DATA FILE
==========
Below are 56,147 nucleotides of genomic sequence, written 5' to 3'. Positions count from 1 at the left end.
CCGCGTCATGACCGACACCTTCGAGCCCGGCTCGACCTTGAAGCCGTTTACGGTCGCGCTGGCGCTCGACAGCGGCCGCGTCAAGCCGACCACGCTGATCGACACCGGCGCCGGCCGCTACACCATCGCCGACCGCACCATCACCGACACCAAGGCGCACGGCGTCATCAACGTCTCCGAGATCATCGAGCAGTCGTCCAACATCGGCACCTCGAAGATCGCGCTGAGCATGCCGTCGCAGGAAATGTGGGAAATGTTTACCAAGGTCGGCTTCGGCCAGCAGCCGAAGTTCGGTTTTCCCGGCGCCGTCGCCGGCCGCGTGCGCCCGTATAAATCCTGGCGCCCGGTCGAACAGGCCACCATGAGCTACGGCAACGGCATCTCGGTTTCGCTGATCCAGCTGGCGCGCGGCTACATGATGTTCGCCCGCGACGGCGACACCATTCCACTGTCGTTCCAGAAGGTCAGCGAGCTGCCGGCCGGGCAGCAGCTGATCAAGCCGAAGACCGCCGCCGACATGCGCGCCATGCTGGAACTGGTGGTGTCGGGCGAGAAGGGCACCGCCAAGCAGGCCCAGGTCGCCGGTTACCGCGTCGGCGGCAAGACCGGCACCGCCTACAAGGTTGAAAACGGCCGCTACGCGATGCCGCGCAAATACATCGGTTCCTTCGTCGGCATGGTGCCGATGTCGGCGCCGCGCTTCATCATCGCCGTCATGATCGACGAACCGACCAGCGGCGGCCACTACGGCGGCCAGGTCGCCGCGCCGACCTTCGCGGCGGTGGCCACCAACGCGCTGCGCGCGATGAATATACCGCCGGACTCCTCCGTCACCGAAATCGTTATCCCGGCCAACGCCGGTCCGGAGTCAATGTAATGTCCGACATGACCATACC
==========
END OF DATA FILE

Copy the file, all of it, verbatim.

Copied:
Below are 56,147 nucleotides of genomic sequence, written 5' to 3'. Positions count from 1 at the left end.
CCGCGTCATGACCGACACCTTCGAGCCCGGCTCGACCTTGAAGCCGTTTACGGTCGCGCTGGCGCTCGACAGCGGCCGCGTCAAGCCGACCACGCTGATCGACACCGGCGCCGGCCGCTACACCATCGCCGACCGCACCATCACCGACACCAAGGCGCACGGCGTCATCAACGTCTCCGAGATCATCGAGCAGTCGTCCAACATCGGCACCTCGAAGATCGCGCTGAGCATGCCGTCGCAGGAAATGTGGGAAATGTTTACCAAGGTCGGCTTCGGCCAGCAGCCGAAGTTCGGTTTTCCCGGCGCCGTCGCCGGCCGCGTGCGCCCGTATAAATCCTGGCGCCCGGTCGAACAGGCCACCATGAGCTACGGCAACGGCATCTCGGTTTCGCTGATCCAGCTGGCGCGCGGCTACATGATGTTCGCCCGCGACGGCGACACCATTCCACTGTCGTTCCAGAAGGTCAGCGAGCTGCCGGCCGGGCAGCAGCTGATCAAGCCGAAGACCGCCGCCGACATGCGCGCCATGCTGGAACTGGTGGTGTCGGGCGAGAAGGGCACCGCCAAGCAGGCCCAGGTCGCCGGTTACCGCGTCGGCGGCAAGACCGGCACCGCCTACAAGGTTGAAAACGGCCGCTACGCGATGCCGCGCAAATACATCGGTTCCTTCGTCGGCATGGTGCCGATGTCGGCGCCGCGCTTCATCATCGCCGTCATGATCGACGAACCGACCAGCGGCGGCCACTACGGCGGCCAGGTCGCCGCGCCGACCTTCGCGGCGGTGGCCACCAACGCGCTGCGCGCGATGAATATACCGCCGGACTCCTCCGTCACCGAAATCGTTATCCCGGCCAACGCCGGTCCGGAGTCAATGTAATGTCCGACATGACCATACC